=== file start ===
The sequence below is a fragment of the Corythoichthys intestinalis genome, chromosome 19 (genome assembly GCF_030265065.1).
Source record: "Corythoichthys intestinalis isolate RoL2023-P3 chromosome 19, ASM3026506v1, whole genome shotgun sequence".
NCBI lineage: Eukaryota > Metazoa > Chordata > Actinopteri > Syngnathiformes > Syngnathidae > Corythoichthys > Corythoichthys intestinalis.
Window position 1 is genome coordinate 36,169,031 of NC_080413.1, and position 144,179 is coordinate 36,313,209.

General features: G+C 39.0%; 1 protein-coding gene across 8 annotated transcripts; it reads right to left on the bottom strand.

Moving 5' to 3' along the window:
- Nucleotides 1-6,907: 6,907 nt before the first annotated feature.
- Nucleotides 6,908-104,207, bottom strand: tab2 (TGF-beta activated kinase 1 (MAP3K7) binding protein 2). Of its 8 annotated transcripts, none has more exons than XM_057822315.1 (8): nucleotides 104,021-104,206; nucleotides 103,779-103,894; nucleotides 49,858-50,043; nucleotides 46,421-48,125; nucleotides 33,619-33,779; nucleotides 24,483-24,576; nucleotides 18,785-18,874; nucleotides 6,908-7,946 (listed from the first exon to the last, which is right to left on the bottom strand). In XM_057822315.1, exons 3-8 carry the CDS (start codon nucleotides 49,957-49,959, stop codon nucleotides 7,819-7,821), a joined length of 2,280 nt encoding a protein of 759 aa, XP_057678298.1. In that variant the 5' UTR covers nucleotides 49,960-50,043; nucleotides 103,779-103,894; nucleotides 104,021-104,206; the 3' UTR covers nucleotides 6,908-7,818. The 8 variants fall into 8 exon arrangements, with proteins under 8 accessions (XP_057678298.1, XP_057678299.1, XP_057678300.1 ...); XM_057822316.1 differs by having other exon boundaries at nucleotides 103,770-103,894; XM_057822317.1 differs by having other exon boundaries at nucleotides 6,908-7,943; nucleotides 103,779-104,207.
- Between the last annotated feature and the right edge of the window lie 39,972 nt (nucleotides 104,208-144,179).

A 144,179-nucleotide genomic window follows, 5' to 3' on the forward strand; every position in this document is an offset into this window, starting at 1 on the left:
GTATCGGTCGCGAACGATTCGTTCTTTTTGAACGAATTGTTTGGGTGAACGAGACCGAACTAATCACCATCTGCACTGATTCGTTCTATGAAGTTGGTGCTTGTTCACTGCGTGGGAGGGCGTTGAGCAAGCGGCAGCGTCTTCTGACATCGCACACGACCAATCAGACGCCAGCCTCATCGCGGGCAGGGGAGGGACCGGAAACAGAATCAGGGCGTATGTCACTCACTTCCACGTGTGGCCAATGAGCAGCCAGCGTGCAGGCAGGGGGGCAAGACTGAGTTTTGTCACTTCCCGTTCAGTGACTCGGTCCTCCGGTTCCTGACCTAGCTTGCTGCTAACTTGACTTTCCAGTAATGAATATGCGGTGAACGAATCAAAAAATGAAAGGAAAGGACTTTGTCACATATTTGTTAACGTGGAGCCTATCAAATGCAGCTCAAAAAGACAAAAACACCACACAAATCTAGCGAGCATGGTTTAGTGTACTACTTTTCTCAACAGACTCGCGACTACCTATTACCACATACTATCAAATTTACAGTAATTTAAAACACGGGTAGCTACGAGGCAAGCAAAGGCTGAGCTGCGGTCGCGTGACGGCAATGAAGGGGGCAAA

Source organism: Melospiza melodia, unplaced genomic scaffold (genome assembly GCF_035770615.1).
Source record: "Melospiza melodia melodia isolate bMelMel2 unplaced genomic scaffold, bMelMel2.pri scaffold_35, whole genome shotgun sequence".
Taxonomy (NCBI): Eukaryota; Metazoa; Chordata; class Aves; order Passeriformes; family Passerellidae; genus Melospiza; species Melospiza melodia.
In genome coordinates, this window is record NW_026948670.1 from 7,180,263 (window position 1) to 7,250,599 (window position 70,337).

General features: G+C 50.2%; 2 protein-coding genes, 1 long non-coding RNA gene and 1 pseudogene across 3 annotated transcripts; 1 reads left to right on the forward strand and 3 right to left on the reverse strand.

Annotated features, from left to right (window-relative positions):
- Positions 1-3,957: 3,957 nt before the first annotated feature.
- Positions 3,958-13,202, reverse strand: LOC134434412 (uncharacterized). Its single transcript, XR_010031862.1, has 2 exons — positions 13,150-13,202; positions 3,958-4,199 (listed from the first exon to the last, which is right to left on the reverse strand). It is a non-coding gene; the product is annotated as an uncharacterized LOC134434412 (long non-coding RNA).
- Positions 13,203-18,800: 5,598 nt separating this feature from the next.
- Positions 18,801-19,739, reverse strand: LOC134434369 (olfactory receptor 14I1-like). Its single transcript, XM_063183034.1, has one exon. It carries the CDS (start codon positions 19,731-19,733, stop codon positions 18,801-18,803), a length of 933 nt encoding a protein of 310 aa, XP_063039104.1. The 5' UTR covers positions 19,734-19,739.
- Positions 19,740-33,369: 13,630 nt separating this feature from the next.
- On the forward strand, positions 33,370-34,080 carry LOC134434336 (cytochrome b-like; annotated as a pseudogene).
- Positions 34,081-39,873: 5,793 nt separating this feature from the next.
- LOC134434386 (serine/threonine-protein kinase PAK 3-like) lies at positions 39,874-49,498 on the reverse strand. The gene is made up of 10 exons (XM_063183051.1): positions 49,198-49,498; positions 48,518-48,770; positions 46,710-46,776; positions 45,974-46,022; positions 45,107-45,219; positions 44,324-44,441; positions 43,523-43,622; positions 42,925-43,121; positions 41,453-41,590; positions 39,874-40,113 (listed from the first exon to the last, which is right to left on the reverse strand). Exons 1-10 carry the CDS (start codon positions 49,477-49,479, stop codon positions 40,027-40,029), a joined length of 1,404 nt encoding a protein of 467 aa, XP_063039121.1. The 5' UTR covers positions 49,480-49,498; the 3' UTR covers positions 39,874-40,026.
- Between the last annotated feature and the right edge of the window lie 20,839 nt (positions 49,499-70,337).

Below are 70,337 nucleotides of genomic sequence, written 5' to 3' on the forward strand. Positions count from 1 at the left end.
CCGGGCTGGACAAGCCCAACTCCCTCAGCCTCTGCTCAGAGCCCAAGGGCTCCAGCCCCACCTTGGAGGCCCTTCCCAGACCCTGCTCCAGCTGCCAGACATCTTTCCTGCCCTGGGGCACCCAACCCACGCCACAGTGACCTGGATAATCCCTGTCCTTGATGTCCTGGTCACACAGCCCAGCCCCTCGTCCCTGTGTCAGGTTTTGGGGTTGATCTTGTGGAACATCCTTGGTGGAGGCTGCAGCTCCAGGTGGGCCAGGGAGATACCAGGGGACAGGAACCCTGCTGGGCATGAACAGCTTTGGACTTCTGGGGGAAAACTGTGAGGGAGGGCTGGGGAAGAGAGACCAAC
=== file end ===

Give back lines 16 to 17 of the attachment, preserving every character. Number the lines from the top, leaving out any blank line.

General features: G+C 50.2%; 2 protein-coding genes, 1 long non-coding RNA gene and 1 pseudogene across 3 annotated transcripts; 1 reads left to right on the forward strand and 3 right to left on the reverse strand.

Annotated features, from left to right (window-relative positions):